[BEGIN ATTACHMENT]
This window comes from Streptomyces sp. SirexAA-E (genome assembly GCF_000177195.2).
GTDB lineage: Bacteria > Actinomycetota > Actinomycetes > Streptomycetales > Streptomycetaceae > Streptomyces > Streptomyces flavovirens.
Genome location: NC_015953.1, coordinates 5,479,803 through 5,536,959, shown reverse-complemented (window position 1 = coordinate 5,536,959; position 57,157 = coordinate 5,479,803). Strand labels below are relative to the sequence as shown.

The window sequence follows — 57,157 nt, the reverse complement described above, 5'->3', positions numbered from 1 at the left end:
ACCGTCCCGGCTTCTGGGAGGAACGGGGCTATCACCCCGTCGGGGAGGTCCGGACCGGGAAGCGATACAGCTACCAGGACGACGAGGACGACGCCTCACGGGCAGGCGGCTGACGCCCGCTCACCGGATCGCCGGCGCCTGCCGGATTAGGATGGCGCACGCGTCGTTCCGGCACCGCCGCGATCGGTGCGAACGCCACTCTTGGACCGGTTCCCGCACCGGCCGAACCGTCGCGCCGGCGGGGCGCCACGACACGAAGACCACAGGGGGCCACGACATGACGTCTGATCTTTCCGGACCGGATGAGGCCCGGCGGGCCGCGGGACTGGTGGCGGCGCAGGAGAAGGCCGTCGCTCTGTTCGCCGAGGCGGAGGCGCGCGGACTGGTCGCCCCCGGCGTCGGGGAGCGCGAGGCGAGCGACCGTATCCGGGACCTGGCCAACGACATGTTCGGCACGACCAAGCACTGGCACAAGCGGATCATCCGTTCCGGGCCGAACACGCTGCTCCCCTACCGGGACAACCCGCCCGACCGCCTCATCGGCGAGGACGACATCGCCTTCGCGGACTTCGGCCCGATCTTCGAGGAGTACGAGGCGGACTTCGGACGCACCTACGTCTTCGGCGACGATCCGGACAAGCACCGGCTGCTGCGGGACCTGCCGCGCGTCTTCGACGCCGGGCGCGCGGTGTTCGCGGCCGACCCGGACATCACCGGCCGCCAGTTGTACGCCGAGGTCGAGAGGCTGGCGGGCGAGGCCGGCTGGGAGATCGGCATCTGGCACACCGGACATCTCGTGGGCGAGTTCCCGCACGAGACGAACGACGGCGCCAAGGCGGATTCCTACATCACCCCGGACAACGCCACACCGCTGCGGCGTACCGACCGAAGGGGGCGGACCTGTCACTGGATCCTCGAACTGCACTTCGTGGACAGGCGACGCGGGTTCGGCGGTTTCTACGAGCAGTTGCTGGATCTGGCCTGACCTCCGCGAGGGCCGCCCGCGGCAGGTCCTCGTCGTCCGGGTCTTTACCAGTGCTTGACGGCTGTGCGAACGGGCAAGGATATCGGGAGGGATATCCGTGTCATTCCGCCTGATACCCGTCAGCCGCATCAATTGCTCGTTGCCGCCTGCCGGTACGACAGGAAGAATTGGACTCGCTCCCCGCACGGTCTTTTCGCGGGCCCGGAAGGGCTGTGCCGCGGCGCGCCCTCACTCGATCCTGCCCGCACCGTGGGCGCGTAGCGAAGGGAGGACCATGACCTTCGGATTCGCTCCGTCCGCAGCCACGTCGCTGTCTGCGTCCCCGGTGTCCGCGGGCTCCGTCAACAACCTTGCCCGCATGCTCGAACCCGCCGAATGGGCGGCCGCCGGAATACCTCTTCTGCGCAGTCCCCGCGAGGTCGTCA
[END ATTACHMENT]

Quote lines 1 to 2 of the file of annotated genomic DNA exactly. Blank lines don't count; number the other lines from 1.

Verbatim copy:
This window comes from Streptomyces sp. SirexAA-E (genome assembly GCF_000177195.2).
GTDB lineage: Bacteria > Actinomycetota > Actinomycetes > Streptomycetales > Streptomycetaceae > Streptomyces > Streptomyces flavovirens.